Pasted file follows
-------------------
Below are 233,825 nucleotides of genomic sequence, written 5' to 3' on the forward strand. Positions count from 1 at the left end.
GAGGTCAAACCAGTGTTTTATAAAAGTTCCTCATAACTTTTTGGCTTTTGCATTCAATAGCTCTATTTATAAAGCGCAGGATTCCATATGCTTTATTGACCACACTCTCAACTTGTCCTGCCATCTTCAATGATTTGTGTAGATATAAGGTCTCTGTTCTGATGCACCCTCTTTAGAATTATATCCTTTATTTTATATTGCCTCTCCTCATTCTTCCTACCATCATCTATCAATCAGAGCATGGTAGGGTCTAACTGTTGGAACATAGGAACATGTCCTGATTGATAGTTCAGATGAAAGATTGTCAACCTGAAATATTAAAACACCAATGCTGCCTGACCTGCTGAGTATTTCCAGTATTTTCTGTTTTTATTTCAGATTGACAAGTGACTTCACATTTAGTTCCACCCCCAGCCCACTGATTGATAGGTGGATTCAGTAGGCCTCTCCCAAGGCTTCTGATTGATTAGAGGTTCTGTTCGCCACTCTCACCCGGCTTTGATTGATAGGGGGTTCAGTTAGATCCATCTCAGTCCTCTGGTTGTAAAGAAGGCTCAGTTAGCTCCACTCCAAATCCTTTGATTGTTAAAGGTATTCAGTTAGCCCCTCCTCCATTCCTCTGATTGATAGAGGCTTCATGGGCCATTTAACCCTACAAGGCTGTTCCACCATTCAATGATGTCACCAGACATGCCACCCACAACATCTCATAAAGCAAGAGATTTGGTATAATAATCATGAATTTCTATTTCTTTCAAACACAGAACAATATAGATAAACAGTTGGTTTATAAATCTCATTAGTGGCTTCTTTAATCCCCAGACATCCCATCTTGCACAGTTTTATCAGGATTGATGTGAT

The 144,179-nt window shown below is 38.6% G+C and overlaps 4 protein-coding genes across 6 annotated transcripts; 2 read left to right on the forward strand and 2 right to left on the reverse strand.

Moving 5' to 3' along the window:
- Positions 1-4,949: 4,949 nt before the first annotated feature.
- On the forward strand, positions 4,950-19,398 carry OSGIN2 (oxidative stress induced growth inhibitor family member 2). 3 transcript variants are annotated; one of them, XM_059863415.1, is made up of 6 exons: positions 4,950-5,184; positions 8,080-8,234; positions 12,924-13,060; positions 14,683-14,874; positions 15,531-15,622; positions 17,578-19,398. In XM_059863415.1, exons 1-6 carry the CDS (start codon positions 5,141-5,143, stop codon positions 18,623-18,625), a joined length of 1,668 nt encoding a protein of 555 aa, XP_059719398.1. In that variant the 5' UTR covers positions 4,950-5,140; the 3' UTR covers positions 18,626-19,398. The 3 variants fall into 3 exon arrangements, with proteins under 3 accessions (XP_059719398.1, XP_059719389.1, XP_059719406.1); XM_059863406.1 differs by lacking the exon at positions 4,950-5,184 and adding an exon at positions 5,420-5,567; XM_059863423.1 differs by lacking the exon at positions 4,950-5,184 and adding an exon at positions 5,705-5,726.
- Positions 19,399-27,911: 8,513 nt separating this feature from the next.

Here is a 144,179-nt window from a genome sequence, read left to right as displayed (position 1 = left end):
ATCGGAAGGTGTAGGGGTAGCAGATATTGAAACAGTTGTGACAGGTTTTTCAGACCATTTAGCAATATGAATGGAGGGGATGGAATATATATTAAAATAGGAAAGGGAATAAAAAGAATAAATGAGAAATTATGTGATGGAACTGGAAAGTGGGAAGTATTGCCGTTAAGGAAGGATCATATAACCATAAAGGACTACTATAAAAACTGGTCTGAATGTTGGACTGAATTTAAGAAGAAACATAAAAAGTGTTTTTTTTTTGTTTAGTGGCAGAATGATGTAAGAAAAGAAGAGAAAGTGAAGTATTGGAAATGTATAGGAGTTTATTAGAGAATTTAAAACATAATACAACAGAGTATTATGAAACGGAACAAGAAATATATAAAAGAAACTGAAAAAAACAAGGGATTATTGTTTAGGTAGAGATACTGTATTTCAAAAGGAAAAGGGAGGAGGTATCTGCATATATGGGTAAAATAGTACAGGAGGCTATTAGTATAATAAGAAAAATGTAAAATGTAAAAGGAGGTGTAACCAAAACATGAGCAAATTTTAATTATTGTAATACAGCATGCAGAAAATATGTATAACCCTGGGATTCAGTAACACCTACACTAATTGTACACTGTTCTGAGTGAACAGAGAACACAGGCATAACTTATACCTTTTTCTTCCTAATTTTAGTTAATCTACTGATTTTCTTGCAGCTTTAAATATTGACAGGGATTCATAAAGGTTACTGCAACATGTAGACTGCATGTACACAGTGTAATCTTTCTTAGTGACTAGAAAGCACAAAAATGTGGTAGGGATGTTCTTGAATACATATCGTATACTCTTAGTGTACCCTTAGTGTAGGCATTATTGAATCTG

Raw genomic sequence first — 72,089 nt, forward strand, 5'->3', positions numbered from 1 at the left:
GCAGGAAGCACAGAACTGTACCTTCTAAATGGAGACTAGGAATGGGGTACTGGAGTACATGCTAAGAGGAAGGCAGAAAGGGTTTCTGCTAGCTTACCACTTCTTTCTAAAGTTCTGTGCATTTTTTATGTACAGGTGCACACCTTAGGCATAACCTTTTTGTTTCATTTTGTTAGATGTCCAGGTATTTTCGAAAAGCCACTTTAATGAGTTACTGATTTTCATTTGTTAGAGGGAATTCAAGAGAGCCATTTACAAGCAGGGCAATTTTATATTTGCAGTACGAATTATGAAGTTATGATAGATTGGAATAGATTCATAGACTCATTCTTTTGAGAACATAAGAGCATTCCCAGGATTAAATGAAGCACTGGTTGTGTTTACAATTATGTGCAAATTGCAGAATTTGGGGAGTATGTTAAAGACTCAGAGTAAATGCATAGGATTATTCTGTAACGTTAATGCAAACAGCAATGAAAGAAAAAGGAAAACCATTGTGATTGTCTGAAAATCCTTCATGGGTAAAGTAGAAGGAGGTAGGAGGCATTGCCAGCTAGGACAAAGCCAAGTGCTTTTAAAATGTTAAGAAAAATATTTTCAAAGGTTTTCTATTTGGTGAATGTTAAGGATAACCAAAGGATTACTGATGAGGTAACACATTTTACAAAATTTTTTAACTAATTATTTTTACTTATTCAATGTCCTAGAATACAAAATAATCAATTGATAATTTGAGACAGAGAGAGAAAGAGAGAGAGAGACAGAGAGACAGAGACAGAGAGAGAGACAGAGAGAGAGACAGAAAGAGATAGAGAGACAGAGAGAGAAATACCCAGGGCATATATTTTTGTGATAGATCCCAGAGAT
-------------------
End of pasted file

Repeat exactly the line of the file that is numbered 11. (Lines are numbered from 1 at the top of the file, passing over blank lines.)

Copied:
GCAGGAAGCACAGAACTGTACCTTCTAAATGGAGACTAGGAATGGGGTACTGGAGTACATGCTAAGAGGAAGGCAGAAAGGGTTTCTGCTAGCTTACCACTTCTTTCTAAAGTTCTGTGCATTTTTTATGTACAGGTGCACACCTTAGGCATAACCTTTTTGTTTCATTTTGTTAGATGTCCAGGTATTTTCGAAAAGCCACTTTAATGAGTTACTGATTTTCATTTGTTAGAGGGAATTCAAGAGAGCCATTTACAAGCAGGGCAATTTTATATTTGCAGTACGAATTATGAAGTTATGATAGATTGGAATAGATTCATAGACTCATTCTTTTGAGAACATAAGAGCATTCCCAGGATTAAATGAAGCACTGGTTGTGTTTACAATTATGTGCAAATTGCAGAATTTGGGGAGTATGTTAAAGACTCAGAGTAAATGCATAGGATTATTCTGTAACGTTAATGCAAACAGCAATGAAAGAAAAAGGAAAACCATTGTGATTGTCTGAAAATCCTTCATGGGTAAAGTAGAAGGAGGTAGGAGGCATTGCCAGCTAGGACAAAGCCAAGTGCTTTTAAAATGTTAAGAAAAATATTTTCAAAGGTTTTCTATTTGGTGAATGTTAAGGATAACCAAAGGATTACTGATGAGGTAACACATTTTACAAAATTTTTTAACTAATTATTTTTACTTATTCAATGTCCTAGAATACAAAATAATCAATTGATAATTTGAGACAGAGAGAGAAAGAGAGAGAGAGACAGAGAGACAGAGACAGAGAGAGAGACAGAGAGAGAGACAGAAAGAGATAGAGAGACAGAGAGAGAAATACCCAGGGCATATATTTTTGTGATAGATCCCAGAGAT